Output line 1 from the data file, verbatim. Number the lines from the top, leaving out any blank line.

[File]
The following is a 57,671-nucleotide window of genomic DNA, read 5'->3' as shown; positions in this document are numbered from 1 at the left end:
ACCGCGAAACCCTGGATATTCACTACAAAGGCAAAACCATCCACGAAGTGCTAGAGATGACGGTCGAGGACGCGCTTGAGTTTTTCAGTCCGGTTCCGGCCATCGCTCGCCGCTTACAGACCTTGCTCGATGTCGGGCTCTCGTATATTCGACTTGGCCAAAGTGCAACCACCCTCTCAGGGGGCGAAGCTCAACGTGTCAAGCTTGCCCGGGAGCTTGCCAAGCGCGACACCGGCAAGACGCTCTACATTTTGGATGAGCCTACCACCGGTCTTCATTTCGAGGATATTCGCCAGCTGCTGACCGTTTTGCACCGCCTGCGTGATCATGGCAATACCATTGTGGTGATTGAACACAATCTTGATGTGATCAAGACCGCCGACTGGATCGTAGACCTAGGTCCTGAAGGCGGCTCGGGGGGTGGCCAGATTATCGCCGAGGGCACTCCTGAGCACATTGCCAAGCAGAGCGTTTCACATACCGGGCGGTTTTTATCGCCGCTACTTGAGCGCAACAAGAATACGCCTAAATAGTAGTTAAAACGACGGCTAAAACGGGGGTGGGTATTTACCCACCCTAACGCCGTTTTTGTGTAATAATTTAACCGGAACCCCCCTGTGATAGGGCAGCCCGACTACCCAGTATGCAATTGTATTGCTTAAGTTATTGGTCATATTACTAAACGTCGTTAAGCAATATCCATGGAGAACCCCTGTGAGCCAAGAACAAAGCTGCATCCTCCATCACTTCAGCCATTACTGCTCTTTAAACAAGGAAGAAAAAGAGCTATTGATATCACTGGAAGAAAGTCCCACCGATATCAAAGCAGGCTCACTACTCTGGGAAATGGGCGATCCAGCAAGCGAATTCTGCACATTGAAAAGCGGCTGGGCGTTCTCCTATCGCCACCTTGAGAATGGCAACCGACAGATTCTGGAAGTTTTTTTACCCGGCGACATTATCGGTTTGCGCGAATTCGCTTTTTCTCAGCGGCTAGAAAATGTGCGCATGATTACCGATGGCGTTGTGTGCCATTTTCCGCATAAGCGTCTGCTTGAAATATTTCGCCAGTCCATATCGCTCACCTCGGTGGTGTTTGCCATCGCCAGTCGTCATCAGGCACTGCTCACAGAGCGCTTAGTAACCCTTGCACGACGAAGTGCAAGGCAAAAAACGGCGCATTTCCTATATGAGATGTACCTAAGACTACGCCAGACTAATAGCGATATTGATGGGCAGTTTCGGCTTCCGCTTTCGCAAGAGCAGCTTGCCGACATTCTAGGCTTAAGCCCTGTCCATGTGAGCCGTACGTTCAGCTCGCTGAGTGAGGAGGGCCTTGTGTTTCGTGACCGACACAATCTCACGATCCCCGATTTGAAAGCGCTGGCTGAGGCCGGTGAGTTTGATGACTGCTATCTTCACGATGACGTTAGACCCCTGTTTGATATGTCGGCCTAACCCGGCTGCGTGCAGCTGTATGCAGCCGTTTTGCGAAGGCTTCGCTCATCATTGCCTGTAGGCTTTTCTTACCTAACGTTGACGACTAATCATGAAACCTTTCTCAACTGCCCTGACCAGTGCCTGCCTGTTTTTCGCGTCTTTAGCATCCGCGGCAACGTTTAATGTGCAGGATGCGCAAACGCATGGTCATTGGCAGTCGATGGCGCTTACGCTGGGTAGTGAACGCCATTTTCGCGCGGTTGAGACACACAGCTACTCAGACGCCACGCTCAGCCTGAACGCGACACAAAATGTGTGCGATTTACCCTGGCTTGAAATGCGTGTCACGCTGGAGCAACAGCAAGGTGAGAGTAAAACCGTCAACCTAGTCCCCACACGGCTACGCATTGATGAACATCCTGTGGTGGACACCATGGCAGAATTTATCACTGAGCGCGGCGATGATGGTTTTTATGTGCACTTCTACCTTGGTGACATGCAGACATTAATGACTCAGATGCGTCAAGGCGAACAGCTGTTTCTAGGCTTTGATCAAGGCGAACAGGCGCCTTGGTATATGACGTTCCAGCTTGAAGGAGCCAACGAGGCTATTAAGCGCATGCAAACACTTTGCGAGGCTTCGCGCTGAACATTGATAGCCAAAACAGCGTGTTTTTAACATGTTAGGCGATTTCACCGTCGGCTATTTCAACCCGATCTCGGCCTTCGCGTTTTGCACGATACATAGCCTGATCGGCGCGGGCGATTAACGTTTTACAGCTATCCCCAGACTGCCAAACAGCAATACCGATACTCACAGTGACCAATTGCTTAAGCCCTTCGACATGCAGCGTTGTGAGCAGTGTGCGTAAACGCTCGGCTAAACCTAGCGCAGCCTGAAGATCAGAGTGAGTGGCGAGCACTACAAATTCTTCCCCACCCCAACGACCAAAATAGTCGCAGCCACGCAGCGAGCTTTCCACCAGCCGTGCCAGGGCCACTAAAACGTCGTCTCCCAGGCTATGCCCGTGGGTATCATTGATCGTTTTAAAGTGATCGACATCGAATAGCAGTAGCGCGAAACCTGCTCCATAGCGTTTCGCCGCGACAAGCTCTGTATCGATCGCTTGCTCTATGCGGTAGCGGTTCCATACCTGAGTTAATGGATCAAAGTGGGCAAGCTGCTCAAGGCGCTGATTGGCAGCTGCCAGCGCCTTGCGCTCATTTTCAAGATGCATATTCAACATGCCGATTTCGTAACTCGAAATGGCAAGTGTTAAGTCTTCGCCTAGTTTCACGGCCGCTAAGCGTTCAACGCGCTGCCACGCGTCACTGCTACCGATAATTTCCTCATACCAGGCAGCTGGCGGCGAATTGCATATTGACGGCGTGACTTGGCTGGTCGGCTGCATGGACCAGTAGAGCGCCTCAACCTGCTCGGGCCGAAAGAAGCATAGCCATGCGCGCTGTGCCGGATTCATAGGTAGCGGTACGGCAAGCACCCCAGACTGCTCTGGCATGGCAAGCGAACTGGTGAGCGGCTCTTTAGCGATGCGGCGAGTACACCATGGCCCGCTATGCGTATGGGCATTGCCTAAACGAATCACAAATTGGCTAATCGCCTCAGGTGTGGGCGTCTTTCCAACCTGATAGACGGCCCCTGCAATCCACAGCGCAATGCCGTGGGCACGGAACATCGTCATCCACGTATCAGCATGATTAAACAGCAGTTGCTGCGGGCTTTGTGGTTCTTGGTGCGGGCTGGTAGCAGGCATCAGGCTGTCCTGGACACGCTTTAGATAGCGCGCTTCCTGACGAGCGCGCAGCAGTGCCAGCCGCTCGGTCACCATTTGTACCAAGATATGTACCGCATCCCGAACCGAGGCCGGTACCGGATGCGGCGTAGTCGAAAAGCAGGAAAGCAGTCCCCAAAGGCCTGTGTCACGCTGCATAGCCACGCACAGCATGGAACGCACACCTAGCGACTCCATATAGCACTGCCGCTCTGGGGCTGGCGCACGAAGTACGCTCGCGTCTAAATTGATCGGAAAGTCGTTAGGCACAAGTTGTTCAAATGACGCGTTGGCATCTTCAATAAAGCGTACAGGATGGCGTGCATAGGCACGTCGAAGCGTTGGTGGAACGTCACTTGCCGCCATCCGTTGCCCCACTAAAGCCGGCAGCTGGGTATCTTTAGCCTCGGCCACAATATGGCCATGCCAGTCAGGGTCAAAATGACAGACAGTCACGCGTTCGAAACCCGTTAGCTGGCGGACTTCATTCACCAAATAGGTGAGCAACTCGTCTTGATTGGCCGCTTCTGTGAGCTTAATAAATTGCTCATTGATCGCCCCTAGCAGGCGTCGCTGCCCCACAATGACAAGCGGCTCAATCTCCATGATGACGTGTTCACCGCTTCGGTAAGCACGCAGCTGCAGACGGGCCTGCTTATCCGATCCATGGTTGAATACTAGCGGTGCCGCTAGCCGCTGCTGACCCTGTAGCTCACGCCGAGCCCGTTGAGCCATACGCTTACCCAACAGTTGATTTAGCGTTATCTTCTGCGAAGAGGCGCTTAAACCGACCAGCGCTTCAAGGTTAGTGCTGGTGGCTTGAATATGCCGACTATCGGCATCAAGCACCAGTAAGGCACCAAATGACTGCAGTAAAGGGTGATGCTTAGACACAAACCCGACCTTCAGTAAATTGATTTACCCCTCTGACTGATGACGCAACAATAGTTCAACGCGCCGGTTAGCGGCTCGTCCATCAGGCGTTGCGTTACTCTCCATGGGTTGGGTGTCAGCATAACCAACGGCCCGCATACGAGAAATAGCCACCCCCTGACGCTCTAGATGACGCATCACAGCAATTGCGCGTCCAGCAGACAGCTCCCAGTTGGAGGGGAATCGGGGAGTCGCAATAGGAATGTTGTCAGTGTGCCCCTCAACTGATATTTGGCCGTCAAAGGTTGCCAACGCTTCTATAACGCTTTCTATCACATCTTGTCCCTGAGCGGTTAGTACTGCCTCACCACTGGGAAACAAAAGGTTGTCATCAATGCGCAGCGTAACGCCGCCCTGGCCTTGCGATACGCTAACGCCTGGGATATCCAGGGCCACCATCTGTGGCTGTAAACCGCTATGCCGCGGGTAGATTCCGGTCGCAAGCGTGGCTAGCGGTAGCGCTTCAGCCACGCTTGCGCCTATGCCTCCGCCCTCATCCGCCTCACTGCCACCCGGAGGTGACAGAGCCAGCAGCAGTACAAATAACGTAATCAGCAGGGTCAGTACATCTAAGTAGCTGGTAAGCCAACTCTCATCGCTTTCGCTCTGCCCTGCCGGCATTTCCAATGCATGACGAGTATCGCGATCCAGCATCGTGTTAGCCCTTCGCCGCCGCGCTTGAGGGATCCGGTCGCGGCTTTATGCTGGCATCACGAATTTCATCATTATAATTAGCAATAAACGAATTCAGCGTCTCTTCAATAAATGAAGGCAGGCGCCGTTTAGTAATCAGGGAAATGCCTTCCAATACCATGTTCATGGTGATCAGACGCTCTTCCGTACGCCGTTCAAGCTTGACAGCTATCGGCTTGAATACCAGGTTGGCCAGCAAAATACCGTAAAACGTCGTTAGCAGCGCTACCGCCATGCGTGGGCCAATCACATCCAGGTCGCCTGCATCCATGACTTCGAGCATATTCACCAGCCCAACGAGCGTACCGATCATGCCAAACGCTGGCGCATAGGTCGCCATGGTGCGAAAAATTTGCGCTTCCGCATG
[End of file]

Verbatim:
The following is a 57,671-nucleotide window of genomic DNA, read 5'->3' as shown; positions in this document are numbered from 1 at the left end: